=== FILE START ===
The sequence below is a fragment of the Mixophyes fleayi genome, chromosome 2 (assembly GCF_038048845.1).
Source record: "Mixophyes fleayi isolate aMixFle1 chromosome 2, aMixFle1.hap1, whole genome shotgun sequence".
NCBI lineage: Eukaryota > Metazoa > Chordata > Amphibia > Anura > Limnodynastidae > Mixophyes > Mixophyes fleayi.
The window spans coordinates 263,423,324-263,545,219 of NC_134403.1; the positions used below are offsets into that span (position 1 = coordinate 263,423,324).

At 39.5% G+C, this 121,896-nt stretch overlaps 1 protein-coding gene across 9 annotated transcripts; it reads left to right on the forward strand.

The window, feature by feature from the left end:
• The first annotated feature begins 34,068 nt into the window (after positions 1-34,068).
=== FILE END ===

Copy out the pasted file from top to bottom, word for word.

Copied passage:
The sequence below is a fragment of the Mixophyes fleayi genome, chromosome 2 (assembly GCF_038048845.1).
Source record: "Mixophyes fleayi isolate aMixFle1 chromosome 2, aMixFle1.hap1, whole genome shotgun sequence".
NCBI lineage: Eukaryota > Metazoa > Chordata > Amphibia > Anura > Limnodynastidae > Mixophyes > Mixophyes fleayi.
The window spans coordinates 263,423,324-263,545,219 of NC_134403.1; the positions used below are offsets into that span (position 1 = coordinate 263,423,324).

At 39.5% G+C, this 121,896-nt stretch overlaps 1 protein-coding gene across 9 annotated transcripts; it reads left to right on the forward strand.

The window, feature by feature from the left end:
• The first annotated feature begins 34,068 nt into the window (after positions 1-34,068).